Artificial Intelligence Spooky for Some, Others See Opportunities to Solve Social Ills

Dr. Rumman Chowdhury studies ethical implications of AI and joins Detroit Today.

Jake Neher/WDET

Our economy is changing in the United States and across all developed nations — and a big driver of that change is technology.

The advent of robots that could mass produce goods in place of human laborers was one of the first waves of change that challenged our workforce.

Now, digital technologies such as artificial intelligence pose new and different threats. Those technologies aren’t just an existential crisis for middle class jobs, they also pose challenges for society as a whole.

But some researchers are looking at ways these technologies can be used to solve some of society’s ills.

One of those researchers is data scientist Rumman Chowdhury, the global lead for responsible AI at Accenture Applied Intelligence. She recently speaks with Detroit Today producer Jake Neher about the threats, promises, and opportunities this technology holds.

“Artificial Intelligence is something people like to think about robots and something anthropomorphized and physical, and I think what people maybe find scary is that it’s not, it’s algorithms and code that live in a cloud that invisibly shape our lives,” says Chowdhury. “That’s actually, quite frankly, much scarier than a physical robot that you might battle.”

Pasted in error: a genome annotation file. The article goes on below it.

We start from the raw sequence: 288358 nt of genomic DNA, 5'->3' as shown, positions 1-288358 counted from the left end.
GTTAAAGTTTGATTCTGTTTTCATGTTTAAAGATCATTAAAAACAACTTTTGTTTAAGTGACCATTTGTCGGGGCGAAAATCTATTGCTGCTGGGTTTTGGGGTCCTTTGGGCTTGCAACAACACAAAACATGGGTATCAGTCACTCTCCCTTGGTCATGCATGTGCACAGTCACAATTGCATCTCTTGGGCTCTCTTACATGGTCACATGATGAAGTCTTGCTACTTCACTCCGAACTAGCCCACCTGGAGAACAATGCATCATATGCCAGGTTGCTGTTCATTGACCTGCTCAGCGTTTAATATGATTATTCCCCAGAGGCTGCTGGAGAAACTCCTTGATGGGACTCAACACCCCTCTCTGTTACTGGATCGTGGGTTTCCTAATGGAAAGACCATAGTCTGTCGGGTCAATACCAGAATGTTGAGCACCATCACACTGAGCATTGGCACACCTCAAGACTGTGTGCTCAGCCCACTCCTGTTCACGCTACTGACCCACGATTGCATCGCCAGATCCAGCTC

She says, despite fears surrounding the technology, it can also be used for good.

“Really what we should be thinking about when we think about artificial intelligence is a technology that has an amazing potential to shape the world and shape our lives for good. But we need to be careful in how we build and design it so that it’s not perpetuating already-existing inequalities in our society,” says Chowdhury.

Click on the audio player above to hear the full conversation.


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